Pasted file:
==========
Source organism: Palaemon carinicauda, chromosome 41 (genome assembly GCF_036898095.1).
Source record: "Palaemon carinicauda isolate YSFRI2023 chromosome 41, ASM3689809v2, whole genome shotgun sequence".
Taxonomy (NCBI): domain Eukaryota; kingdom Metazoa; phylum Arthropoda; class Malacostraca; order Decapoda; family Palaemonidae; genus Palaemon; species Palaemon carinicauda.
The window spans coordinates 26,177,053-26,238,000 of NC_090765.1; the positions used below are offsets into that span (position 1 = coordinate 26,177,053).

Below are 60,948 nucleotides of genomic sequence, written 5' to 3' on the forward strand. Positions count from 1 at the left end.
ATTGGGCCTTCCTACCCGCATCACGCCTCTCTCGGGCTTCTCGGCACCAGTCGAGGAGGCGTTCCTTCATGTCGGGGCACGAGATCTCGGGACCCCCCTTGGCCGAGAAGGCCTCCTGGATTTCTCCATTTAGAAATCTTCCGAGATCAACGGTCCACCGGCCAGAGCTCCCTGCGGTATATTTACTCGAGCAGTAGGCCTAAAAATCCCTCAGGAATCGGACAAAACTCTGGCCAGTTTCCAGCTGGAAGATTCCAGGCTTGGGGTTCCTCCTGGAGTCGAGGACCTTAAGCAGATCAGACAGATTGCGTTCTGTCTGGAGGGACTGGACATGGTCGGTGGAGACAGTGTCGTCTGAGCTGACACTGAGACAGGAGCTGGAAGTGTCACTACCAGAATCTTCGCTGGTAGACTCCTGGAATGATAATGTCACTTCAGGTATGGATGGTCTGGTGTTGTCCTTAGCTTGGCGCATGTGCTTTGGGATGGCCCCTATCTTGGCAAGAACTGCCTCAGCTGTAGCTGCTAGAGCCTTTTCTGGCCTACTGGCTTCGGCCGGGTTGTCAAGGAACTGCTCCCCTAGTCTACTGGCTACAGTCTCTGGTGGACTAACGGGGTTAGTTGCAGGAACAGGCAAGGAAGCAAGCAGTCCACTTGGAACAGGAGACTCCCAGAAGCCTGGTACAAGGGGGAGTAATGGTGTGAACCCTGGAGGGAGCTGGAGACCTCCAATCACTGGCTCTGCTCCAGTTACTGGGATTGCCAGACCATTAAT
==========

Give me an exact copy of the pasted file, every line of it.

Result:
Source organism: Palaemon carinicauda, chromosome 41 (genome assembly GCF_036898095.1).
Source record: "Palaemon carinicauda isolate YSFRI2023 chromosome 41, ASM3689809v2, whole genome shotgun sequence".
Taxonomy (NCBI): domain Eukaryota; kingdom Metazoa; phylum Arthropoda; class Malacostraca; order Decapoda; family Palaemonidae; genus Palaemon; species Palaemon carinicauda.
The window spans coordinates 26,177,053-26,238,000 of NC_090765.1; the positions used below are offsets into that span (position 1 = coordinate 26,177,053).

Below are 60,948 nucleotides of genomic sequence, written 5' to 3' on the forward strand. Positions count from 1 at the left end.
ATTGGGCCTTCCTACCCGCATCACGCCTCTCTCGGGCTTCTCGGCACCAGTCGAGGAGGCGTTCCTTCATGTCGGGGCACGAGATCTCGGGACCCCCCTTGGCCGAGAAGGCCTCCTGGATTTCTCCATTTAGAAATCTTCCGAGATCAACGGTCCACCGGCCAGAGCTCCCTGCGGTATATTTACTCGAGCAGTAGGCCTAAAAATCCCTCAGGAATCGGACAAAACTCTGGCCAGTTTCCAGCTGGAAGATTCCAGGCTTGGGGTTCCTCCTGGAGTCGAGGACCTTAAGCAGATCAGACAGATTGCGTTCTGTCTGGAGGGACTGGACATGGTCGGTGGAGACAGTGTCGTCTGAGCTGACACTGAGACAGGAGCTGGAAGTGTCACTACCAGAATCTTCGCTGGTAGACTCCTGGAATGATAATGTCACTTCAGGTATGGATGGTCTGGTGTTGTCCTTAGCTTGGCGCATGTGCTTTGGGATGGCCCCTATCTTGGCAAGAACTGCCTCAGCTGTAGCTGCTAGAGCCTTTTCTGGCCTACTGGCTTCGGCCGGGTTGTCAAGGAACTGCTCCCCTAGTCTACTGGCTACAGTCTCTGGTGGACTAACGGGGTTAGTTGCAGGAACAGGCAAGGAAGCAAGCAGTCCACTTGGAACAGGAGACTCCCAGAAGCCTGGTACAAGGGGGAGTAATGGTGTGAACCCTGGAGGGAGCTGGAGACCTCCAATCACTGGCTCTGCTCCAGTTACTGGGATTGCCAGACCATTAAT